Case 2 is about freedom to make a decision. There are concerns that prisoners are in a vulnerable position and asking them to participate in trials may be coercive and affect their ability to freely consent to the proposed course of action.

Case 3 raises problems with information and, more importantly, understanding. It does not seem possible for the tribe members to give consent to a process that they do not understand.

The three cases should then help the students conclude that consent is not valid unless the person is competent to make the decision, is free to do so and understands all the relevant information.


Virtue Ethics

This is a series of exercises designed to introduce the topic of virtue ethics to a group of students familiar with some other normative theories (consequentialism and deontology). I only had one and a half hours to introduce this topic so these exercises are designed to raise some distinctive features of virtue ethics. Once they had worked through each one of the exercises and we had discussed ideas, I did speak on the topic for ten minutes and at the end of the session the students were given a second handout which discussed all the ideas in details (however every time I have run the seminar the students have managed to arrive at the thoughts contained in the second handout during the seminar itself, so this second handout serves merely as a reminder and reference point).

1. Lying

According to deontologists you should never lie. Consider the following cases. For each one what would a deontologist expect you to do? Is he right in his recommendation about the moral course of action?

  • It’s the start of the Christmas holidays and Bobby comes back from nursery looking a bit upset. Apparently one of the other children at nursery claims that Santa Claus does not exist. Bobby’s mother reassures him that the child was wrong, Santa will be here this year like every year.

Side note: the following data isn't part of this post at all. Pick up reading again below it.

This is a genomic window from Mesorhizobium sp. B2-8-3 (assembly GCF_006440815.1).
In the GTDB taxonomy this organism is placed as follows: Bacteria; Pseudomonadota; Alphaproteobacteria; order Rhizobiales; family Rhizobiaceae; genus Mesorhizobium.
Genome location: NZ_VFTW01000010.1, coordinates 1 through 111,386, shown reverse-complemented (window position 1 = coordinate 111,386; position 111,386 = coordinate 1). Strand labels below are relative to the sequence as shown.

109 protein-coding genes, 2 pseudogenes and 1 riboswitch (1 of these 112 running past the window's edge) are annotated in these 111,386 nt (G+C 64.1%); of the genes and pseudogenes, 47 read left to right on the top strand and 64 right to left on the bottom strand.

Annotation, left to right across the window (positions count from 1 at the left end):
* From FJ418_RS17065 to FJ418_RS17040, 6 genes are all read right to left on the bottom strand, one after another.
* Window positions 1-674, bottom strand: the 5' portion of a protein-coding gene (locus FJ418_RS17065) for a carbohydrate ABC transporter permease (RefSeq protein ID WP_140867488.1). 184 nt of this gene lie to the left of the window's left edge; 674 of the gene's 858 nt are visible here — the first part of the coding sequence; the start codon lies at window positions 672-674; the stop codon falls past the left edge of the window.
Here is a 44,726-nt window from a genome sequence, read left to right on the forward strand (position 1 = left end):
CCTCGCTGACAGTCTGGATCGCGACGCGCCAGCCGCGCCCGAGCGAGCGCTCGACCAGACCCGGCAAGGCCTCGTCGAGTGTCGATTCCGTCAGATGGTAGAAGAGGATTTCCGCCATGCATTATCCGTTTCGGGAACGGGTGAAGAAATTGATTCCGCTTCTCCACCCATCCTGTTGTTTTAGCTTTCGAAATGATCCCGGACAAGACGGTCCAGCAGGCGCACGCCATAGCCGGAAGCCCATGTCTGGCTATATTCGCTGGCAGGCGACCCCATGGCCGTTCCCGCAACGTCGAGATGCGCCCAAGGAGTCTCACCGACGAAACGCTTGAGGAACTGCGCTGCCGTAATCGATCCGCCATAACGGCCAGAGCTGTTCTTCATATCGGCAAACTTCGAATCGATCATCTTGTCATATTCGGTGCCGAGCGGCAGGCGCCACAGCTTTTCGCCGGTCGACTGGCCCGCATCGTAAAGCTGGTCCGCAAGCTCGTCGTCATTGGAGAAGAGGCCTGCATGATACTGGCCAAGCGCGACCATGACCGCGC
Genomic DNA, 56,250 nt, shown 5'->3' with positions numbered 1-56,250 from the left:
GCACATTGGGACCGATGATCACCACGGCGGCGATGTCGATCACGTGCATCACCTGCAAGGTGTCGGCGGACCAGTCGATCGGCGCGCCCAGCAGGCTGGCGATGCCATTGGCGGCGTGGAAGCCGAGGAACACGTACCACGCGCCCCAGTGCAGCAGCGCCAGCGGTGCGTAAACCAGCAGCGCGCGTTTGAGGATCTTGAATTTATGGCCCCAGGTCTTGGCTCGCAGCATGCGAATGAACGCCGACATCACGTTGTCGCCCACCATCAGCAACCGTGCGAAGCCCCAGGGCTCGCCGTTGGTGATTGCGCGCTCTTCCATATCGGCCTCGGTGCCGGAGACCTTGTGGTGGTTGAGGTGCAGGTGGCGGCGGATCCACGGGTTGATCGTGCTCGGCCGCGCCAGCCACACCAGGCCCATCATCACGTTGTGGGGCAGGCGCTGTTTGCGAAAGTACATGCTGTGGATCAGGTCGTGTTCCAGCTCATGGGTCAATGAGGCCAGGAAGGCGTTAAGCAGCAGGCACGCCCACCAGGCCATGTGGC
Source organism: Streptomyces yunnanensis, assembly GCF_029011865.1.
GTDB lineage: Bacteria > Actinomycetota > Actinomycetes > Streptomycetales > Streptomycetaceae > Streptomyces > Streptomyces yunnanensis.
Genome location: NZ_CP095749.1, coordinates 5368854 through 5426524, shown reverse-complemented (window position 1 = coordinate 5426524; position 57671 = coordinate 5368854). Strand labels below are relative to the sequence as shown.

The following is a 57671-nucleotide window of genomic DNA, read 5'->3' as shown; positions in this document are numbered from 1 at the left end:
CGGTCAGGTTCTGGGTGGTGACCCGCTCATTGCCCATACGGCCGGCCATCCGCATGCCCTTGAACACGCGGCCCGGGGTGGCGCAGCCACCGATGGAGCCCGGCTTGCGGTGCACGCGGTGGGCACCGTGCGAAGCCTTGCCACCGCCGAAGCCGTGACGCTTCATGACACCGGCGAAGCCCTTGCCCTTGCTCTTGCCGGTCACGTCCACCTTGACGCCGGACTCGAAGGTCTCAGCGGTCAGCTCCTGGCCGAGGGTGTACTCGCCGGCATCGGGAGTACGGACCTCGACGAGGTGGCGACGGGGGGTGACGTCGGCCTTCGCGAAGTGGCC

• Claudia has been invited to dinner by her best friend. Her friend is not a very good cook, but has been trying hard to learn ever since he got divorced from his wife (while they were married the wife did all the cooking). Unfortunately the food he has prepared is quite terrible. The friend expectantly asks Claudia what she thinks of it and Claudia says it was delicious.

  • The year is 1942 and Johan is hiding a Jewish family in his attic in Munich. The Nazis are inspecting the neighbourhood and knock on Johan’s door. They ask him if he knows of any Jews in the neighbourhood and he says he does not.

Bobby's case suggests that some lies are acceptable if they are part of story telling and encouraging imaginative thinking. Claudia's lie is a white lie, a lie about a small, unimportant issue, said in order to avoid a greater harm. Johan's lie is an outright lie but many would argue it is justified given the alternative. All these examples are contentious and may provoke interesting discussions about the justification of lies.

2. Doing the right thing

When we do the right thing we get credit for it, i.e. we are praised for what we did, we and other people recognise that we behaved in morally admirable ways. Consider the following cases, do the people in these examples deserve credit?

  • John is on his first date with Anne, whom he has admired from afar for quite a while. He has finally plucked the courage to ask her out and he is keen to make a good impression. They have gone on for a walk at the local park. It’s quite busy today as a local news crew is filming a report on wildlife. As John and Anne turn a quiet corner by the lake they come across a young boy whose canoe has just capsized. The boy is in trouble and is shooting for help in between swallowing large amounts of water. John considers this an excellent opportunity to impress Anne and possibly get on the local news if he is lucky, so he has no hesitation in jumping in to heroically save the boy.

  • Kate has just discovered the internet! She has never been very comfortable with computers, but she has been encouraged to try to learn by her friends who assure her that she can get loads of bargains on line. In her first attempt to buy clothes on line she gets a bit flustered as loads of different windows keep popping up. Finally she succeeds in spending £50 on a lovely new dress for herself. However, unknown to her, she has actually messed this up quite badly. In fact she has just donated £50 to a cancer research charity.